As a financial coach, I believe that all of us can achieve a good working relationship with money so that the life choices we want to make are supported by our finances rather than our finances driving our life choices.
In my work I especially focus on women – why? More than 50 years on from the Equal Pay Act 1970, the gender pay gap in the UK persists at around 15% (ONS 2021) and women aged between 50 and 59 have the highest gender pay gap at 21.8%. Put another way, that means that we Queenagers work 80 days a year for free compared to men of the same age.
Meanwhile, the average pensions gap between men and women in the UK (according to Legal and General) is 17% at the start of a woman’s career and reaches 56% at retirement.
Hardly surprising we’re worried
So it’s no surprise really that women are worried about our finances. With stats like these, we have good cause to be. According to the 2022 Ellevest Financial Wellbeing survey, which done in America, the women who took part confirmed that 43% of them actively worried about money at least once a day and 59% at least once a week.
There is clearly much work to be done and yet women continue to feel dissuaded from addressing our finances for a mixture of complex societal, cultural and personal reasons. In the context of the cost of living crisis, it is more important than ever that we understand our finances and so let me be very clear – there is NO reason why women cannot assert themselves over their finances. There is no researched or proven gender bias that shows that men are better at finance than women. Indeed, according to a study by Warwick Business School, the opposite is actually true.
You can take control
I’m happy to add that I have worked with an array of female clients, each with their own unique story and perspective, and all of whom have found, that with some encouragement, education and sense of purpose, they can take control of their finances and improve their financial wellbeing.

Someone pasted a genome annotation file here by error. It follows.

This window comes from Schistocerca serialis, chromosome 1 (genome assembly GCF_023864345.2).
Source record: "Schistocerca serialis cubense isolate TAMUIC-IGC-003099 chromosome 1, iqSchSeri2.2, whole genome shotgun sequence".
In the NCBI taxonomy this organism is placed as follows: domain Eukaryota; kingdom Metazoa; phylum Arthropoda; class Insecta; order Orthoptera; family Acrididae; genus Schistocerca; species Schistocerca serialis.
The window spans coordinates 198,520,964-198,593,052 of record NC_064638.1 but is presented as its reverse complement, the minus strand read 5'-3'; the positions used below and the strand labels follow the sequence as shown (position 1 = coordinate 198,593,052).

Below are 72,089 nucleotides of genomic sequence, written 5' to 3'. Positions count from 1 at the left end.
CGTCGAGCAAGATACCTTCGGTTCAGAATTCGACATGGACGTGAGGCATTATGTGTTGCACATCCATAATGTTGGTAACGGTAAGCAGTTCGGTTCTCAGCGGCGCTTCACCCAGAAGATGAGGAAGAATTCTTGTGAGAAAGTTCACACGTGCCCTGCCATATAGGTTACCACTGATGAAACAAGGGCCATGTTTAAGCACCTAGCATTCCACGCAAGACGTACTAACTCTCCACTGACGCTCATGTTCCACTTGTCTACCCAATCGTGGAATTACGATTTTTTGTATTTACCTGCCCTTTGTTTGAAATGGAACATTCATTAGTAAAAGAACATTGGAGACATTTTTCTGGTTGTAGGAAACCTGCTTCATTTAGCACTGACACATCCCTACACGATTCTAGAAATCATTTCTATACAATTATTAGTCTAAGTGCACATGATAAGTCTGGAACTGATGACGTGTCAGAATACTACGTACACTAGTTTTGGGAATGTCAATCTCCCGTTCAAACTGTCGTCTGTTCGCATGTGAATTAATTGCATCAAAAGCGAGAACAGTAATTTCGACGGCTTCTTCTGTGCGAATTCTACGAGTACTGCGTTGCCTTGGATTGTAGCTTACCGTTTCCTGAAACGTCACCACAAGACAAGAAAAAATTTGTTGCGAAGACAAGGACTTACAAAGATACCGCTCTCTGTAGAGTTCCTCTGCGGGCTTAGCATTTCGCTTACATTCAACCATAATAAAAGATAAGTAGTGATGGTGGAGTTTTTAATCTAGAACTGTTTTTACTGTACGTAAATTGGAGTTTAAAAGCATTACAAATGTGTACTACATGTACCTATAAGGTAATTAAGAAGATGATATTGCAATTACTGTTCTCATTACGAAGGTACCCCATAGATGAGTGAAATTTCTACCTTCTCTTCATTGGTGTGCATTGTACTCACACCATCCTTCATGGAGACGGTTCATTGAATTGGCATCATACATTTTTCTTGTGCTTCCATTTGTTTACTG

A simplified version of this journey normally comprises of moving from a start point of ambivalence or uncertainty (occasionally even abject fear), through curiosity, growing awareness and understanding, to confidence and new feelings of strength, empowerment and security. Life can look quite different from this place.
Don’t avoid the conversation
There is no reason for any of us not to be in control of our finances and yet many women remain “switched off” to money. It’s a taboo subject and something we often feel uncomfortable discussing. On the last Noon webinar one of our attendees was happy to share that she was far more likely to discuss her sex life with her female friends than her finances.
Not only are we reluctant to discuss financial issues with our friends, there are many of us who cannot, or choose not to, have a financial conversation with our partners. I have worked with women who had no idea what their partners earned or the value of their partners pension or their joint net worth. Even if there was an argument to suggest that this is alright if life is running smoothly, what happens when it isn’t? In the event of divorce or separation, for example, or bereavement?
Isn’t it time that we challenged our own assumptions and asked the questions, the answers to which potentially provide for our long term security? What is stopping us taking responsibility? We need to find a way to open up the money conversation, share stories and support each other.
Earlier on this year, I ran a webinar for the Noon community on “Understanding our emotional relationship with money (and taking care of our financial wellbeing)”. On Thursday, March 2nd, I will host a second webinar, where the focus will be on building a sensible financial foundation that supports your overall wellbeing.
I really hope you will join me, which you can do by reserving your ticket HERE.
By Sasha Sasha Speed, Financial Coach www.sashaspeed.com